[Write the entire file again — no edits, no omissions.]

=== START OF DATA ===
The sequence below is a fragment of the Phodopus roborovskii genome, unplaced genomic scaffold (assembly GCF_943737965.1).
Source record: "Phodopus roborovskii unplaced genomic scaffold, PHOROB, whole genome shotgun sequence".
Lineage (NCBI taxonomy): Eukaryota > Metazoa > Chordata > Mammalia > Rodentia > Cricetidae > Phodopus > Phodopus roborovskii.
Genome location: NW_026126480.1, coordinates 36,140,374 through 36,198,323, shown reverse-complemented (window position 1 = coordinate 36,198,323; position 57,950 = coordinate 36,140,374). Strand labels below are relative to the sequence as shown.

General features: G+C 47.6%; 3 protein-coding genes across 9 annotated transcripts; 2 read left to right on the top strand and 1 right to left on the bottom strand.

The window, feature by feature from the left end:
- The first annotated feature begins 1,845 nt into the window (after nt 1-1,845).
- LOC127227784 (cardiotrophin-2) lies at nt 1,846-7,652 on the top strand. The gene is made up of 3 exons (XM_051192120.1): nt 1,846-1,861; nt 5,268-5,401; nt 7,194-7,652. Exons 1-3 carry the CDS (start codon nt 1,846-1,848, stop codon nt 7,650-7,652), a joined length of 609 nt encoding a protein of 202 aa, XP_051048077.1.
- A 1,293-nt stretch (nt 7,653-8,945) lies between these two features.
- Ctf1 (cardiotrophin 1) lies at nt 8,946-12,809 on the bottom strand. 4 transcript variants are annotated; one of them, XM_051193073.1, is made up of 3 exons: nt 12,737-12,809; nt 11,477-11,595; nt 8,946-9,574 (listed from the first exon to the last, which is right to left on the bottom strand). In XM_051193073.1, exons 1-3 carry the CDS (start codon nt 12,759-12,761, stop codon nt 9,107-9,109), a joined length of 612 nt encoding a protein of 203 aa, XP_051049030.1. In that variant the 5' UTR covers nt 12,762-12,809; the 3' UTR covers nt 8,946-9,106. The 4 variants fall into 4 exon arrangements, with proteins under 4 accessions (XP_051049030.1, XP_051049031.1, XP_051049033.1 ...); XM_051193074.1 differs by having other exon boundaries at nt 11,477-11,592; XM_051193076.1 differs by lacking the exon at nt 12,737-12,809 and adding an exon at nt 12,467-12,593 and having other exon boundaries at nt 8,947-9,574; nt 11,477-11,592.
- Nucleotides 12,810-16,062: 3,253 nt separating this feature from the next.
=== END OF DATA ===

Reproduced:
The sequence below is a fragment of the Phodopus roborovskii genome, unplaced genomic scaffold (assembly GCF_943737965.1).
Source record: "Phodopus roborovskii unplaced genomic scaffold, PHOROB, whole genome shotgun sequence".
Lineage (NCBI taxonomy): Eukaryota > Metazoa > Chordata > Mammalia > Rodentia > Cricetidae > Phodopus > Phodopus roborovskii.
Genome location: NW_026126480.1, coordinates 36,140,374 through 36,198,323, shown reverse-complemented (window position 1 = coordinate 36,198,323; position 57,950 = coordinate 36,140,374). Strand labels below are relative to the sequence as shown.

General features: G+C 47.6%; 3 protein-coding genes across 9 annotated transcripts; 2 read left to right on the top strand and 1 right to left on the bottom strand.

The window, feature by feature from the left end:
- The first annotated feature begins 1,845 nt into the window (after nt 1-1,845).
- LOC127227784 (cardiotrophin-2) lies at nt 1,846-7,652 on the top strand. The gene is made up of 3 exons (XM_051192120.1): nt 1,846-1,861; nt 5,268-5,401; nt 7,194-7,652. Exons 1-3 carry the CDS (start codon nt 1,846-1,848, stop codon nt 7,650-7,652), a joined length of 609 nt encoding a protein of 202 aa, XP_051048077.1.
- A 1,293-nt stretch (nt 7,653-8,945) lies between these two features.
- Ctf1 (cardiotrophin 1) lies at nt 8,946-12,809 on the bottom strand. 4 transcript variants are annotated; one of them, XM_051193073.1, is made up of 3 exons: nt 12,737-12,809; nt 11,477-11,595; nt 8,946-9,574 (listed from the first exon to the last, which is right to left on the bottom strand). In XM_051193073.1, exons 1-3 carry the CDS (start codon nt 12,759-12,761, stop codon nt 9,107-9,109), a joined length of 612 nt encoding a protein of 203 aa, XP_051049030.1. In that variant the 5' UTR covers nt 12,762-12,809; the 3' UTR covers nt 8,946-9,106. The 4 variants fall into 4 exon arrangements, with proteins under 4 accessions (XP_051049030.1, XP_051049031.1, XP_051049033.1 ...); XM_051193074.1 differs by having other exon boundaries at nt 11,477-11,592; XM_051193076.1 differs by lacking the exon at nt 12,737-12,809 and adding an exon at nt 12,467-12,593 and having other exon boundaries at nt 8,947-9,574; nt 11,477-11,592.
- Nucleotides 12,810-16,062: 3,253 nt separating this feature from the next.